65. BL1y: I'd have to think graduates of lower-tiered schools would be at a great advantage in going solo if only they had lower debt. It's the fact that the "skills training" school costs the same as a big firm feeder schools that really hampers the options of these graduates. Instead they are forced to take jobs at small firms, who do not have the same pressure biglaw firms do to keep salaries at a market level.

  66. I call complete bullshit on this idea that "lower tiered schools" teach actual skills in law school.

    I graduated from the shit third tier law school called the University of Arkansas -

    This shit school DID NOT teach me ANYTHING about law practice.

    When I confronted the garbage Dean who makes 200k+ per year about the lack of actual skill, her response was, "Well, our tuition is very low, and that gives our graduates A LOT of flexibility!"

    Kill this idiot. NOW.

    1. See this what ABA/ STATE made for JD grads ?
      Worse to come/ being ruled --ABA/STATE limited JD grads can not give advice,and draft legal paper for fee, can not present client in the court , what else JD grads can do? Really nothing, except hanging up your diploma on the wall. Good looking.

      We shall convert their restrictions, we shall push forward whoever grads law school are able to do legal work for client for fee. Law grads had 3-4 years training why not can not do legal work? Why has to be only licensed attorney ?

      ABA/STATE can only be a watch dog , as disciplinarian for those legal workers for disciplinary.

  67. "The fact that lower tiered grads aren't being hired is almost certainly because of the tier of the school, not the type of education provided there." - BL1Y

    BL1Y: That's exactly my point. Regardless of the training a person receives, he or she is going to be told by an employer that he or she is going to get paid less. That's not because of a lack of training. That's because of the market and the fact that employers are taking advantage of it royally.

    If greater skills training won't open up any doors, then why are bloggers focusing on it as if it is going to change the status quo of the current situation? The large number of lower-tiered graduates who have graduated from a skills-oriented school who still remain unemployed are a testament to the fact that focusing on increasing skills training at law schools isn't going to change anything.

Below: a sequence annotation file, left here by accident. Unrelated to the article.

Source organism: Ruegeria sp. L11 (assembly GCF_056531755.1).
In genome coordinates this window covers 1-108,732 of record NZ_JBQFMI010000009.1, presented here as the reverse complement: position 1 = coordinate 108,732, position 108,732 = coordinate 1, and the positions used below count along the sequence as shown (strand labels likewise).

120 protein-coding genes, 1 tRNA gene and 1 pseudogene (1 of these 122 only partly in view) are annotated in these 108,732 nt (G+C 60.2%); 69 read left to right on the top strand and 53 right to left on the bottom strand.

What needs to change are two things, one that bloggers currently have focused on and one that they have not: the law schools and the legal market. Law schools have gotten plenty of focus so I don't need to add to it. But some of the dishonest practices being used by legal employers (some are even illegal) are getting little focus and they are severely damaging the market, practices such as continually hiring unpaid interns to do the work or hiring individuals for wages that end up amounting to less than minimum wage. And I probably don't need to mention the effect that opening up the market to foreign attorneys who have not incurred the same amount of debt for their legal education that American attorneys are required to do has done to the legal market.

    I think it's great to continue to put the legal education industry under scrutiny. But legal employers who have exploited the situation to the point that they are not only destroying the futures of upcoming attorneys but are also damaging the profession and the country as a whole (afterall, it's the American public who is on the hook for all these loans that graduates can't pay back because they are continually doing legal work for free) should also be scrutinized.

  68. Not everyone goes to a lower tier school, in fact, 25% of students are in a top 50 school.

    If those schools focused more on practical skills, you might see a change in hiring for those students.

    It obviously doesn't fix the whole market, but it's certainly an improvement.

  69. True, but if learning practical skills didn't improve the employment options of the other 75% of the students (and from what I hear from my fellow unemployed graduates, it didn't), I doubt it will change things much.

    Again, I think that when the market is allowed to commit hiring abuses that are not scrutinized, a large portion of the problem will remain and I say this because I see the huge damage being done by ignoring the federal law on the restrictions on internships. I recently did a job search in the public sector and discovered that about 80% of the 'jobs' offered were unpaid internships.

    How the hell is anyone going to get a job (skilled or unskilled as that individual may be) if there aren't jobs to begin with? This is killing the market and taking advantage of individuals who are so desperate to remain in the legal field that they will do almost anything. While a few partners or leaders of organizations and certain members of the public may benefit initially from the free labor, ultimately, the graduates, everyone else in the profession and the general public ends up paying the price in the future.

  70. 1:13 again.